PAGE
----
Investment in infrastructure is a no brainer

NYTimes comic strip that gets economics right, which is more than you can say about most pundits and a good chunk of the profession.


  1. Infrastructure investment as a way out of recessions are a bad idea. First, many such projects take years to plan and get started, by which time the recession may be over. Second, interest rates are low at least to some extent for an artificial reason: central banks have cut those rates.

    For an optimum allocation of resources, prices (including the price of borrowed money) should be at free market rates.

    1. Hi Ralph, thanks for the comment. First, I'm very skeptical of the argument that there are no ready made projects. Look at the experience of the WPA in the 1930s. And the engineers have had a report on all the upgrades needed for infrastructure for years (US gets a D grade).

      On the interest rate, there is nothing artificial about central banks keeping them low. That's what happens in a world where a natural rate of interest does not exist. Note that your comment is about what interest rates "should be" in a free market, but alas that's not what they are.

    2. I didn’t actually say there were “no ready made projects”. I said “many such projects take years to plan and get started”. That’s certainly true of the projects that featured in your cartoon: bridges, sewage systems, transit systems, and school buildings.

      Next , 90% of the unemployed do not have skills relevant to the latter projects. And just in case anyone wants to claim there are loads of construction workers unemployed as a result of the downturn on house construction caused by the crunch, that is not true: the evidence is that former construction workers have found no more difficulty getting alternative work than those losing jobs in other sectors.

      Next, why skew the economy towards infrastructure projects in a recession? I.e. why not boost ALL TYPES of economic activity? That way, far better use will be made of the variety of skills amongst the unemployed. One might as well skew the economy towards farming, car production, restaurants, you name it.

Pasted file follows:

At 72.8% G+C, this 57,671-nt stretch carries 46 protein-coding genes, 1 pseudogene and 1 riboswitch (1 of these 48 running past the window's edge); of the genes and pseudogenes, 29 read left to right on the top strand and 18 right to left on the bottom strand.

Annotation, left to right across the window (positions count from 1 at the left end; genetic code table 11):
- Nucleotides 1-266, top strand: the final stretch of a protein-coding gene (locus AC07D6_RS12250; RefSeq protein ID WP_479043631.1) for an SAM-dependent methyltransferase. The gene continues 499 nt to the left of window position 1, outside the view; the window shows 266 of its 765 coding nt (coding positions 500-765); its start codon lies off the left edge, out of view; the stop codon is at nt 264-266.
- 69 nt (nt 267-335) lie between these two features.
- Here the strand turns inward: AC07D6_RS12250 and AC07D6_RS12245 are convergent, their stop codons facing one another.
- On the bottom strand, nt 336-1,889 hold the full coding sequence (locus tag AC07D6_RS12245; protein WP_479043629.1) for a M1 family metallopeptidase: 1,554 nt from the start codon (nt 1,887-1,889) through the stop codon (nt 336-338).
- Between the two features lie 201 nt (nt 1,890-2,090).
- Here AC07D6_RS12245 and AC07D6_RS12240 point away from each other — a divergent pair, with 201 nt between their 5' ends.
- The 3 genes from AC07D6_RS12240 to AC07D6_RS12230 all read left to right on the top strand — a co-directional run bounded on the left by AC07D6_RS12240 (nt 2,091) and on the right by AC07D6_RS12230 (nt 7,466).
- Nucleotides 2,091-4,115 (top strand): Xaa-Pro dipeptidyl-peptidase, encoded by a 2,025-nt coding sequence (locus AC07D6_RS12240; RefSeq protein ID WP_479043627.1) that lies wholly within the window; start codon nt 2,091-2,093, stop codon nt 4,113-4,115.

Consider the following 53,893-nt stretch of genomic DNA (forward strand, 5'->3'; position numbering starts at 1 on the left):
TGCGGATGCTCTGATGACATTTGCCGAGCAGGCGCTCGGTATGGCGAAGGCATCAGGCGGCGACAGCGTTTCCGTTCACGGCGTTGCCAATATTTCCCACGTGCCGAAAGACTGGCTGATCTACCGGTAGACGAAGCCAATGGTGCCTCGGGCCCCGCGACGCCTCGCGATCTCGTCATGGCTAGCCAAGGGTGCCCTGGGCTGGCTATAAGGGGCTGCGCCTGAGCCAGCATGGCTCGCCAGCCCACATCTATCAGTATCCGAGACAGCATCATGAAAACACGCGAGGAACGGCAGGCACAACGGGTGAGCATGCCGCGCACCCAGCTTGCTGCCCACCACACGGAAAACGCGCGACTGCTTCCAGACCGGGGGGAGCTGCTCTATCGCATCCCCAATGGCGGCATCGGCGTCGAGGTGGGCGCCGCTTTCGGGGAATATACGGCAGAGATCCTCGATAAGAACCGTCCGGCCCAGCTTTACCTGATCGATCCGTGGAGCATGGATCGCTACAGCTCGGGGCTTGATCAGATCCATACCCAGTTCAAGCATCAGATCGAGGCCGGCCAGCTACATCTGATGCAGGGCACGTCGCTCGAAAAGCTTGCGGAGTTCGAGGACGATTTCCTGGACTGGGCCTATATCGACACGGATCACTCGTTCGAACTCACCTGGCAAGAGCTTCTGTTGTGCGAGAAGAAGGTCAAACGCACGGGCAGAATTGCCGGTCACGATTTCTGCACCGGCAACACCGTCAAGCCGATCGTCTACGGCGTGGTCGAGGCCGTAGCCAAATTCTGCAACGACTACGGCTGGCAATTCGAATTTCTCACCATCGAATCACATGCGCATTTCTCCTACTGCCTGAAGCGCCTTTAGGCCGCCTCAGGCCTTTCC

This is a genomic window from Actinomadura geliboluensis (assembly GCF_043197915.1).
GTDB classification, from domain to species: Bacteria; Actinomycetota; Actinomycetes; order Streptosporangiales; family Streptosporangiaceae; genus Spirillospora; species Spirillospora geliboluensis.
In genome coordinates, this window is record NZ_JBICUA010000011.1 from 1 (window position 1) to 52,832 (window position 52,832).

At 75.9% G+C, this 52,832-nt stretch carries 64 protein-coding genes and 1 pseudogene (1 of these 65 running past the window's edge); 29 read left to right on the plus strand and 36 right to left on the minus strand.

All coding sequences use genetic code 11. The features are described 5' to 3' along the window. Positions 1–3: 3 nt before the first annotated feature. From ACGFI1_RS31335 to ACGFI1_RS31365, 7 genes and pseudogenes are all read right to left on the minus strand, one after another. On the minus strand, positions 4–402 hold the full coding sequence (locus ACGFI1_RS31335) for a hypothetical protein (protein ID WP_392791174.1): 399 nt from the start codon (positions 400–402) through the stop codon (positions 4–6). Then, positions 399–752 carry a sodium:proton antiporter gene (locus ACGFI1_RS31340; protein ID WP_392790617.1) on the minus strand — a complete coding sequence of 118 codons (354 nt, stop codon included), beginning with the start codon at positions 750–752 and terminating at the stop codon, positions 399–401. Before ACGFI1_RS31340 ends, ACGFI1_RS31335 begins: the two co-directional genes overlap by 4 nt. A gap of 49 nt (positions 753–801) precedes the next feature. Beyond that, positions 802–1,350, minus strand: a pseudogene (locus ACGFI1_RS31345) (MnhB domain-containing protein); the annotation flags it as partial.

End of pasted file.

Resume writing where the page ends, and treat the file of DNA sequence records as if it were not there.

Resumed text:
Re interest rates, the RELEVANT rate is the rate that will apply over the lifetime of the capital investment: 20 – 50 years? And the crunch has had no discernible effect on the 30 year rate. The only major change in that rate since WWII was the big spike during the 1970-80 inflationary episode. But that was not so much a rise in the REAL or inflation adjusted rate: it was a rise in the nominal rate to take account of expected inflation.

    3. There is one simple reason, it is needed, and it's good for growth. The notion that skills are not available is not credible. There are lots of simple jobs that require little skills, and for those that do need, you can always get immigrants. And yes this has multiplier effects, so overall is good.

      And on the interest rate the long run interest (which is not 50 years, longest bonds are 30, and nobody thinks that bonds of 10 years are not relevant for investment) are influenced indirectly with the base rate and directly (QE is basically that) by the Fed. THat's why they are low.

      During the Depression Eccles guaranteed that long term interest on government bonds should not be above 2.5%. I would rather do what Jamie Galbraith suggests and get an Infrastructure bank with public money, but that's not essential.


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